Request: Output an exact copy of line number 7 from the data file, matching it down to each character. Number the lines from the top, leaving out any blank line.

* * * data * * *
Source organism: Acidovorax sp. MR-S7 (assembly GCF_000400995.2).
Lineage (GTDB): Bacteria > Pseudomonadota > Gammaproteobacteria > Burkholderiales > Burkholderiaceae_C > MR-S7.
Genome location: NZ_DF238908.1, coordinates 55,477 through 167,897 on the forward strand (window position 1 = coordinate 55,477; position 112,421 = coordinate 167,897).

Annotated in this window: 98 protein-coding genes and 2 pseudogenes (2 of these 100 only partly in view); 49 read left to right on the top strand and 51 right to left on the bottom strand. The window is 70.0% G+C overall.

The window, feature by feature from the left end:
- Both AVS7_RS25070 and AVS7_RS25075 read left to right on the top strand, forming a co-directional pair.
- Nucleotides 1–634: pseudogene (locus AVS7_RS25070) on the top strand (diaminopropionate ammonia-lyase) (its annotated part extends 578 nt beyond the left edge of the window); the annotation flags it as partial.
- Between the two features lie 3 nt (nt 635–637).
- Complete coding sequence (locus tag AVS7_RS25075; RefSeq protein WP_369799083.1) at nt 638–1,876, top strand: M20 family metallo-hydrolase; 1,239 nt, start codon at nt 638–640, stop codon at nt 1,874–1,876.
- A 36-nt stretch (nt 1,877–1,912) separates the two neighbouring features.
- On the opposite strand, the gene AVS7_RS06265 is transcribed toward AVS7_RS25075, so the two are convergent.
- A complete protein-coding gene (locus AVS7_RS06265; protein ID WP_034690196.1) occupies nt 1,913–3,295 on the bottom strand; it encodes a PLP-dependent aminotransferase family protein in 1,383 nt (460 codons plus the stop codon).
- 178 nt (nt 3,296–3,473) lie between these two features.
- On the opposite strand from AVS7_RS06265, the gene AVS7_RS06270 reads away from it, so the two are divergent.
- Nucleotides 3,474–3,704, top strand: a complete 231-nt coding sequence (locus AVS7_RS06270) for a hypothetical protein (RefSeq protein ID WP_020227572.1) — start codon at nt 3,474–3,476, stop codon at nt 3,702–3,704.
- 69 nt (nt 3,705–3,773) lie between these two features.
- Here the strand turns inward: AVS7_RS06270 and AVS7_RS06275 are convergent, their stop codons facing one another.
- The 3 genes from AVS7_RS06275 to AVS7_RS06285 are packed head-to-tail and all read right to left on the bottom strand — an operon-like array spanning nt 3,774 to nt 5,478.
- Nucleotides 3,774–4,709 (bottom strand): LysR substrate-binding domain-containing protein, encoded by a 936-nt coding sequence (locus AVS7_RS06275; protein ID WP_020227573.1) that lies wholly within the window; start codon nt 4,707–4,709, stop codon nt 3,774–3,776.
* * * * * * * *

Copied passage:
- Nucleotides 1–634: pseudogene (locus AVS7_RS25070) on the top strand (diaminopropionate ammonia-lyase) (its annotated part extends 578 nt beyond the left edge of the window); the annotation flags it as partial.